Indeed, phospholipid association with cytoskeletal proteins is a known mechanism to modulate their function. For example, capping protein is thought to competitively bind to either the fast-growing end of actin filaments or PIP2 in the plasma membrane (Edwards et al., 2014). This regulation allows cells to rapidly trigger a burst of polymerization upon phosphoinositide production, such as during platelet activation. Conversely, it also allows cells to rapidly clear actin off the plasma membrane after events such as phagocytic engulfment, when the actin coat is no longer needed and might interfere with trafficking.
The findings by Wood et al. (2017) support the proposed contribution of phospholipids to organize and regulate cell architecture (Shewan et al., 2011). The results also add a new twist, by demonstrating the profound influence of PIP3-dependent localization of the α-catenin dimer on its cytoskeletal functions. Previous work has shown that α-catenin dimers can attenuate the barbed-end polymerization and actin-branching activity of Arp2/3 complexes in vitro (Drees et al., 2005) and protect filaments from severing (Hansen et al., 2013), favoring unbranched actin bundles. By forcibly inducing α-catenin dimerization, Wood et al. (2017) observed that dimers localize at nonjunctional membranes and strongly induce filopodia that are both longer and more abundant than in controls. These filopodia are thought to be key structures that initiate cell–cell contacts when epithelial cells approach each other. Thus, the plasma membrane recruitment via PIP3 and dimer formation of α-catenin may occur when cells are free of cell–cell contacts as a way of promoting cell–cell attachment and catalyzing epithelial tissue formation. This dual function for α-catenin thus nicely fits with a role in both promoting and stabilizing cell–cell adhesion.
α-Catenin mutated to disable its interaction with PIP3 incorporated into E-cadherin complexes and cosedimented with F-actin in vitro similar to wild type. Intriguingly, forcibly dimerizing this mutant weakened the mechanical strength of cell–cell junctions. Perhaps the filopodia that precede cell–cell junction formation, previously described as a zippering mechanism (Vasioukhin et al., 2000), are important for correct assembly of junctions and stability. In polarized epithelial cells, it is possible that PIP3 localization at the basolateral domain (Shewan et al., 2011) potentially provides docking sites for α-catenin dimers at the cell–cell interface, independently of cadherin complexes. One can speculate that such events could modulate the properties of the actin cytoskeleton at junctions in a way to facilitate more stable adhesions (i.e., promoting linear bundles of F-actin).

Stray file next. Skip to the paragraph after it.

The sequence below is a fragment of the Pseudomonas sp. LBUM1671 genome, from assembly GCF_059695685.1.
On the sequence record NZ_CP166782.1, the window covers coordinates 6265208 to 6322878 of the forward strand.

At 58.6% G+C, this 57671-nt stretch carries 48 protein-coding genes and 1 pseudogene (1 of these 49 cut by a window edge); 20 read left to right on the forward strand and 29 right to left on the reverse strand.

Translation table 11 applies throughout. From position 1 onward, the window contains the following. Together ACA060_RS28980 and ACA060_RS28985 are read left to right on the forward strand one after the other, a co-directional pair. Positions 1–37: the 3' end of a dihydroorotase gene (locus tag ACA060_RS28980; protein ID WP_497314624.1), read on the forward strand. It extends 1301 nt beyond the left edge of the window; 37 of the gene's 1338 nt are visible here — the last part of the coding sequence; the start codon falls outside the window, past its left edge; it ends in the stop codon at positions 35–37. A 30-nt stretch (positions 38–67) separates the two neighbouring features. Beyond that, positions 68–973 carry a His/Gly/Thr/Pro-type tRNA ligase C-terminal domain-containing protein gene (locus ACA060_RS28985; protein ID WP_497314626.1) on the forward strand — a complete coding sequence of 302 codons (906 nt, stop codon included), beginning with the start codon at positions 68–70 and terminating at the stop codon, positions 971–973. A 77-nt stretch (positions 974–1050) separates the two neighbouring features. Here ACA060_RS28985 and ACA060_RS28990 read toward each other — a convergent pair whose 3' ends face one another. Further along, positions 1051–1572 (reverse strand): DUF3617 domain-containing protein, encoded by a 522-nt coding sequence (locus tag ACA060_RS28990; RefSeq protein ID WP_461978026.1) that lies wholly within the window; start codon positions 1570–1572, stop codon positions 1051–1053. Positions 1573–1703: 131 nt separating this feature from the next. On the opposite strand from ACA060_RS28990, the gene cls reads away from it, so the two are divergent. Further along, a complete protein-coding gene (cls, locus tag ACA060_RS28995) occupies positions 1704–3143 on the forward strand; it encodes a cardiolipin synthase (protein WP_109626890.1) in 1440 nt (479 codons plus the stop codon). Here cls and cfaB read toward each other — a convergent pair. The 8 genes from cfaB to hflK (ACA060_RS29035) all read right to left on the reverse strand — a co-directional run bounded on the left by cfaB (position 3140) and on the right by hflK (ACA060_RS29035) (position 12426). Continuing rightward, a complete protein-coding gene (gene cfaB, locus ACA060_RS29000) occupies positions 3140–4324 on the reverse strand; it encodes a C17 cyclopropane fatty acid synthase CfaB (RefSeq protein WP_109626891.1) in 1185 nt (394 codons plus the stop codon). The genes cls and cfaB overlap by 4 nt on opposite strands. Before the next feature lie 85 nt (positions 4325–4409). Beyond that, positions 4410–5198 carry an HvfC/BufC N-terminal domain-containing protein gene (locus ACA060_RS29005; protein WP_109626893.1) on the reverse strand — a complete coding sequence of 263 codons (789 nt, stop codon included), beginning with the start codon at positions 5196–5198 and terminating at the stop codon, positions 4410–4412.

In addition to the formation of extended filopodia displayed by α-catenin dimers, it is possible that α-catenin dimerization may impact the recruitment of signaling regulators to cell–cell contacts. Small GTPase regulators such as the exchange factor ECT2 or the GTPase-activating proteins (GAPs) MgcRacGAP and DLC1 require α-catenin for their localization at junctions (Braga, 2017). However, whether their recruitment or retention could be modulated by α-catenin homodimers has not yet been established. Alternatively, as most GTPase regulators contain a pleckstrin homology domain, it is also conceivable that an interaction with lipids at the plasma membrane plays a role in their localization, and α-catenin interaction could modulate their activity locally. Such regulation has been shown for the junction-resident proteins cingulin and Ajuba to inactivate the exchange factor GEF-H1 and the GAP CdGAP, respectively (Braga, 2017).
Overall, the newly described dimerization and switch in function of α-catenin between the plasma membrane and cell–cell contacts suggest an important role in the establishment of new cell–cell contacts as well as maintenance of existing ones, which could contribute to tissue development and remodeling. It makes sense that actin-binding proteins would have different localizations and functions in cells when they are either freely migrating before tissue establishment or coming together to form multicellular tissues. It will be interesting to test whether α-catenin dimers are also formed when tissues are injured and participate in filopodia formation in the context of wound healing and repair.
The authors declare no competing financial interests.